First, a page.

The National Gallery’s lineup of fall/winter exhibitions will include new photography from Canada, mid-century photography from Japan, monsters and a global survey of Indigenous art that will be “unmatched in scope and scale.”
That “unmatched” boast is daunting, as the gallery will have to outdo Sakahan, its own earlier, unprecedented exhibition of contemporary Indigenous art from around the world. Sakahàn is an Algonquin word meaning “Start a fire.” The latest exhibition will be titled Àbadakone, or Continuous Fire.
Àbadakone opens Nov. 8, and will include “works by more than 70 artists identifying with approximately 40 Indigenous Nations, ethnicities, and tribal affiliations from 16 countries,” the gallery says in a release. “Galleries and public spaces will be animated with works in all media including performance art and commissioned installations, complemented by a robust program of film screenings and public talks.”
It sounds like a lot, unless you remember how, in 2013, Sakahàn sprawled out of the gallery onto the grounds — and even into other unaffiliated art spaces.
By the time Sakahàn closed, it had satellite exhibitions at the Ottawa Art Gallery, SAW Gallery, Carleton University Art Gallery, the Museum of Civilization, the National Arts Centre and elsewhere. Perhaps most memorably, it shrouded the exterior of the National Gallery’s great hall with a fake iceberg by Greenland artist Inuk Silis Høegh (all while the hall’s windows were being replaced, so a timely bit of art installation that was).
It was, the gallery said at the time, the largest exhibition of contemporary international Indigenous art ever held anywhere, and while there’s no ready empirical measure for such marketing bluster, the claim seemed credible.
That 2013 exhibition was effectively a very public cri de cœur that the pre-eminent keeper of Canada’s art past — which for many years had been accused of sidelining Indigenous art — was throwing off its own colonial inhibitions and putting that art front and centre.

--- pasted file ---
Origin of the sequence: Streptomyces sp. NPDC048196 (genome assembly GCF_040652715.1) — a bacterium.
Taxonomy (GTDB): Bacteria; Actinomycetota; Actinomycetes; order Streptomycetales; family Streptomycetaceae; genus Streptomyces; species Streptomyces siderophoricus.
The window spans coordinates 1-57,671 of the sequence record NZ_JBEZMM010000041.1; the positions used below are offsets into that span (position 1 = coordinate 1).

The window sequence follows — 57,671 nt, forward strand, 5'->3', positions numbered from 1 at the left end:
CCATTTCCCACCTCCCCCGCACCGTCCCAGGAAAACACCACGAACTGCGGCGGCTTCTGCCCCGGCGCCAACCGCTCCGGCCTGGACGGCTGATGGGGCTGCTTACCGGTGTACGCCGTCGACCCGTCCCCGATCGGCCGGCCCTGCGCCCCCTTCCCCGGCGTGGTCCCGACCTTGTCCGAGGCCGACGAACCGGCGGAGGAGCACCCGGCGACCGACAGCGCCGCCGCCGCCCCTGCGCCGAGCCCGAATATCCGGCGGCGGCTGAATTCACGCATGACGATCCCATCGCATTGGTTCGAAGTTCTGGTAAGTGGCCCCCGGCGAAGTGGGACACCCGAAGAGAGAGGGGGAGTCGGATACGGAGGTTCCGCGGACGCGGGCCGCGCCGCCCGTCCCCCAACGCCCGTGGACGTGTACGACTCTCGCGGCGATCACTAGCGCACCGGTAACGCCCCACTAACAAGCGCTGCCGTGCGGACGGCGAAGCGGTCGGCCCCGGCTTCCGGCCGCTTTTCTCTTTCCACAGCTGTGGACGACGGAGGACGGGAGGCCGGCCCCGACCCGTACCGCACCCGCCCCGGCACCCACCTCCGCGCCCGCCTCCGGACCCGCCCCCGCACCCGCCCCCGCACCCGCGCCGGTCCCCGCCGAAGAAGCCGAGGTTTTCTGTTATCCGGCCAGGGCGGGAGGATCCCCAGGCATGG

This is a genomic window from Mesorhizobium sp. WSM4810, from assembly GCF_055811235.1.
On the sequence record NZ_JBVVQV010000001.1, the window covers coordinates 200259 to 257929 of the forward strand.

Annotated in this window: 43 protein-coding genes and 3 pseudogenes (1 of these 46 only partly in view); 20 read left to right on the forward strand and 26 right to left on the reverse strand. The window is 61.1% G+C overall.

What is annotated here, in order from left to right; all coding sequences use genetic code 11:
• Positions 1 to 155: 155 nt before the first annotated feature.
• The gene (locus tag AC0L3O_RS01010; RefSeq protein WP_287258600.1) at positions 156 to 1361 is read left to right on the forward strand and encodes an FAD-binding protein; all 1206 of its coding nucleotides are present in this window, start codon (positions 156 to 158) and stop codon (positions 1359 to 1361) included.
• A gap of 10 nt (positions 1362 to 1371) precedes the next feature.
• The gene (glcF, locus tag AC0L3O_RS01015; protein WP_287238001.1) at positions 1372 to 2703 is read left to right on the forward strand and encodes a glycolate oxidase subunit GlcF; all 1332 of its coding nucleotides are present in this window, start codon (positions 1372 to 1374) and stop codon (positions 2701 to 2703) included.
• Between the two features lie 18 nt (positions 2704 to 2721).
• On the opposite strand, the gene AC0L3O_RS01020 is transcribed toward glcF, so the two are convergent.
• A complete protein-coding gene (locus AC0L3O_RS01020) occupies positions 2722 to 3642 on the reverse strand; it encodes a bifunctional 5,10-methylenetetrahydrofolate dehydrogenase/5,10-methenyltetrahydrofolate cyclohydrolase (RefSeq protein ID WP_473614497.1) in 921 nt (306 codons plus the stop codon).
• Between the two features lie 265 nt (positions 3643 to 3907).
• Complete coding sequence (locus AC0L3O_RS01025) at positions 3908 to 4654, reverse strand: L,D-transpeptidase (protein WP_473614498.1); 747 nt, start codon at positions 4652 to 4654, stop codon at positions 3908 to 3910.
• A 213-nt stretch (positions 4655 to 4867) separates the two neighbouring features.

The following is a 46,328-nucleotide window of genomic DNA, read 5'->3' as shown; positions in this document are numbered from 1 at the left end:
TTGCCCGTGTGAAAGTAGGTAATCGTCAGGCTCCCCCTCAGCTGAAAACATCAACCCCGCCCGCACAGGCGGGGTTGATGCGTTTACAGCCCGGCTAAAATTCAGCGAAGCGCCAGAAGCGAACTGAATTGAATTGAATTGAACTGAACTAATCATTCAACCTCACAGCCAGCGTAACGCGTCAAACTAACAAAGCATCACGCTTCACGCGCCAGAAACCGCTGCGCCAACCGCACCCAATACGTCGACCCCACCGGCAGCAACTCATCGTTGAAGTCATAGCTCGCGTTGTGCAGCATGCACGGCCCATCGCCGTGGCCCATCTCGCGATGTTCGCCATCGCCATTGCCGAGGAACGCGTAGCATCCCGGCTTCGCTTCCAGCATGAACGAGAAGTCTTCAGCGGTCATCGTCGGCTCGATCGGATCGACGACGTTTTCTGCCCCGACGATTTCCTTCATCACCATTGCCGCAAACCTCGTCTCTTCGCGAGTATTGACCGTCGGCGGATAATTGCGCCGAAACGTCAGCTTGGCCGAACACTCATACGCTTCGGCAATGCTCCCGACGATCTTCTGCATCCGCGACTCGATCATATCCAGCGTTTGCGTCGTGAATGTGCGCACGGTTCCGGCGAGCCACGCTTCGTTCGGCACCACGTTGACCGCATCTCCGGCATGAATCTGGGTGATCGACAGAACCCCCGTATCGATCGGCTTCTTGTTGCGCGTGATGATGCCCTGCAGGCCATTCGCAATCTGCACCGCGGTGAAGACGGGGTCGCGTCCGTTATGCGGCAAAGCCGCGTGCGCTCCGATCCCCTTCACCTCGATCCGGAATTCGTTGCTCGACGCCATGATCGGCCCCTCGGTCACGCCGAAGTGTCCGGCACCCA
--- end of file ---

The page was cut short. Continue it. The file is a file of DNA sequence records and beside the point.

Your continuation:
“Having an exhibition like Sakahàn is a very strong statement of how far the National Gallery is going to recognize the vitality of indigenous art,” said the Audain curator of indigenous art, Greg Hill, at the time. “It’s really a world cultural event and a historical cultural event for us. . . It’s a big deal,” added Marc Mayer, then director of the gallery.
Greg Hill is also curating Àbadakone, with associate curator Christine Lalonde and acting associate curator Rachelle Dickenson. Artists will include Canadian stars Shuvinai Ashoona and Rebecca Belmore, with others from across Canada and around the world — Guatemala, New Zealand, Norway, Nigeria, Siberia and many more.
News about Àbadakone has emerged as the gallery has also highlighted Re-Creation, an on-going series of commissions with Canadian Indigenous artists to “create objects in dialogue with pieces from the past.”
“We hope this commission program will help shift the relationship between museum institutions and Indigenous peoples,” said Alexandra Kahsenni:io Nahwegahbow, the associate curator of historical Indigenous art. “Instead of simply taking artworks out of Indigenous communities, as was often done in the past, we want to support the creation of new artworks and the revitalization of customary artistic practices within those communities.”
Dates for the commissions were not released.
Also at the gallery this fall are Hanran: 20th-Century Japanese Photography, and PhotoLab6: New Generation Photography Award, both opening Oct. 11.
The New Generation Award celebrates photographic art by Canadians 30 or younger. The show will have works by 2019 winners Luther Konadu, Ethan Murphy and Zinnia Naqvi.
The Hanran exhibit will include images from the early 1930s to the 1990s, a period that saw “tumultuous social and political changes” in Japan, the gallery’s release says without exaggeration.
Finally, Beautiful Monsters in Early European Prints and Drawings (1450-1700) opens Nov. 29. It’ll include drawings as well as etchings and engravings by well-known names, such as Andrea Mantegna and Albrecht Dürer. Expect “monsters, creatures and beasts” to stand as allegory for “religious, moral and social anxieties” of the period. Plus ça change . . .
Meanwhile, over at the National Arts Centre, the Kipnes Lantern (that giant, active video screen over the Elgin Street entrance) will be showing the city’s Pride.
Several works created by Vancouver artist Joe Average will be displayed on the screen between 4 and 11 p.m. daily for three days, starting Friday, Aug. 23.